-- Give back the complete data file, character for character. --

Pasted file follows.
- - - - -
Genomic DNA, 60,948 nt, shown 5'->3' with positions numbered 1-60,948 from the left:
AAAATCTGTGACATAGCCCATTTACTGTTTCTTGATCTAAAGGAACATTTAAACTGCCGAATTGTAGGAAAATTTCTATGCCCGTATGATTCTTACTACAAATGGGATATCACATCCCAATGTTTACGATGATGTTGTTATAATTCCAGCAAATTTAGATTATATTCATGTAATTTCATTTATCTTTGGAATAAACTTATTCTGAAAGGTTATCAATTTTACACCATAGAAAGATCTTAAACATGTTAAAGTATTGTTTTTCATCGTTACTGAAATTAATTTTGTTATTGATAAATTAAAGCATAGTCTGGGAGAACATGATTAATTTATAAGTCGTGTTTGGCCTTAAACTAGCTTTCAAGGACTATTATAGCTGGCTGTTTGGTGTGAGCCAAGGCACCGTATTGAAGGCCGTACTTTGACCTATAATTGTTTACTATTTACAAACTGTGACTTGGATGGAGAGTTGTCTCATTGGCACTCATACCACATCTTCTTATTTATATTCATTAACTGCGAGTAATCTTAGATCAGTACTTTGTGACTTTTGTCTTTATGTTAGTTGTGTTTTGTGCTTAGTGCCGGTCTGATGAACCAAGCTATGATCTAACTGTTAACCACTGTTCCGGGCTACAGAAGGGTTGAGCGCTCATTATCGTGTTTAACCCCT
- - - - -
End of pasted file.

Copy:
Genomic DNA, 60,948 nt, shown 5'->3' with positions numbered 1-60,948 from the left:
AAAATCTGTGACATAGCCCATTTACTGTTTCTTGATCTAAAGGAACATTTAAACTGCCGAATTGTAGGAAAATTTCTATGCCCGTATGATTCTTACTACAAATGGGATATCACATCCCAATGTTTACGATGATGTTGTTATAATTCCAGCAAATTTAGATTATATTCATGTAATTTCATTTATCTTTGGAATAAACTTATTCTGAAAGGTTATCAATTTTACACCATAGAAAGATCTTAAACATGTTAAAGTATTGTTTTTCATCGTTACTGAAATTAATTTTGTTATTGATAAATTAAAGCATAGTCTGGGAGAACATGATTAATTTATAAGTCGTGTTTGGCCTTAAACTAGCTTTCAAGGACTATTATAGCTGGCTGTTTGGTGTGAGCCAAGGCACCGTATTGAAGGCCGTACTTTGACCTATAATTGTTTACTATTTACAAACTGTGACTTGGATGGAGAGTTGTCTCATTGGCACTCATACCACATCTTCTTATTTATATTCATTAACTGCGAGTAATCTTAGATCAGTACTTTGTGACTTTTGTCTTTATGTTAGTTGTGTTTTGTGCTTAGTGCCGGTCTGATGAACCAAGCTATGATCTAACTGTTAACCACTGTTCCGGGCTACAGAAGGGTTGAGCGCTCATTATCGTGTTTAACCCCT